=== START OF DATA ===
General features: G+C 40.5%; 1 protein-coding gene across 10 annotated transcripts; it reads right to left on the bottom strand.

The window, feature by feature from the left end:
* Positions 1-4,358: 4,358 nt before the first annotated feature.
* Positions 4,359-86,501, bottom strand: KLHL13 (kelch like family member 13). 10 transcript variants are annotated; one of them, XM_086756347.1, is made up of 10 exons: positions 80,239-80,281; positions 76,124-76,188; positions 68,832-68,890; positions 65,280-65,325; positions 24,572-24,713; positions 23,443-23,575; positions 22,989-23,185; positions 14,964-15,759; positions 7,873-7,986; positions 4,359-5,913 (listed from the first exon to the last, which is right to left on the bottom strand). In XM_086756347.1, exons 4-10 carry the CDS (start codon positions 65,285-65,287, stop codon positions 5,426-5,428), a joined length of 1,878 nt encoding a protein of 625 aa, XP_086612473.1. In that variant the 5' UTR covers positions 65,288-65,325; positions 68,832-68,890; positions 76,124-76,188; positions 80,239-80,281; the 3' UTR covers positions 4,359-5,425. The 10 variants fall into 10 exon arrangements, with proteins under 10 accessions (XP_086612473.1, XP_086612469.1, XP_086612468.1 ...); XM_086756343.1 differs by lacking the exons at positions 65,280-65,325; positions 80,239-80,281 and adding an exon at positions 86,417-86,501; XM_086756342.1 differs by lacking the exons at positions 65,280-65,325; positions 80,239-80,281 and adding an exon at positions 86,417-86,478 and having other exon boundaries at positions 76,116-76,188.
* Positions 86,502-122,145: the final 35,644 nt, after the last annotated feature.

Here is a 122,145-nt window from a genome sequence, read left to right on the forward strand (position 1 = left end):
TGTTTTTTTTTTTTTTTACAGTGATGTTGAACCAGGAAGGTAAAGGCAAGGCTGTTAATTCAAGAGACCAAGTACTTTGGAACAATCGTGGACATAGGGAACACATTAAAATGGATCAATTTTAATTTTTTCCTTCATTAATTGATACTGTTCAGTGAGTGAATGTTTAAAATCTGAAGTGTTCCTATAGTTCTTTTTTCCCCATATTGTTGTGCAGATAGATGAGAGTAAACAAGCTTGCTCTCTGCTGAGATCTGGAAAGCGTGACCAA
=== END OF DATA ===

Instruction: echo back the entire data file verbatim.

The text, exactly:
General features: G+C 40.5%; 1 protein-coding gene across 10 annotated transcripts; it reads right to left on the bottom strand.

The window, feature by feature from the left end:
* Positions 1-4,358: 4,358 nt before the first annotated feature.
* Positions 4,359-86,501, bottom strand: KLHL13 (kelch like family member 13). 10 transcript variants are annotated; one of them, XM_086756347.1, is made up of 10 exons: positions 80,239-80,281; positions 76,124-76,188; positions 68,832-68,890; positions 65,280-65,325; positions 24,572-24,713; positions 23,443-23,575; positions 22,989-23,185; positions 14,964-15,759; positions 7,873-7,986; positions 4,359-5,913 (listed from the first exon to the last, which is right to left on the bottom strand). In XM_086756347.1, exons 4-10 carry the CDS (start codon positions 65,285-65,287, stop codon positions 5,426-5,428), a joined length of 1,878 nt encoding a protein of 625 aa, XP_086612473.1. In that variant the 5' UTR covers positions 65,288-65,325; positions 68,832-68,890; positions 76,124-76,188; positions 80,239-80,281; the 3' UTR covers positions 4,359-5,425. The 10 variants fall into 10 exon arrangements, with proteins under 10 accessions (XP_086612473.1, XP_086612469.1, XP_086612468.1 ...); XM_086756343.1 differs by lacking the exons at positions 65,280-65,325; positions 80,239-80,281 and adding an exon at positions 86,417-86,501; XM_086756342.1 differs by lacking the exons at positions 65,280-65,325; positions 80,239-80,281 and adding an exon at positions 86,417-86,478 and having other exon boundaries at positions 76,116-76,188.
* Positions 86,502-122,145: the final 35,644 nt, after the last annotated feature.

Here is a 122,145-nt window from a genome sequence, read left to right on the forward strand (position 1 = left end):
TGTTTTTTTTTTTTTTTACAGTGATGTTGAACCAGGAAGGTAAAGGCAAGGCTGTTAATTCAAGAGACCAAGTACTTTGGAACAATCGTGGACATAGGGAACACATTAAAATGGATCAATTTTAATTTTTTCCTTCATTAATTGATACTGTTCAGTGAGTGAATGTTTAAAATCTGAAGTGTTCCTATAGTTCTTTTTTCCCCATATTGTTGTGCAGATAGATGAGAGTAAACAAGCTTGCTCTCTGCTGAGATCTGGAAAGCGTGACCAA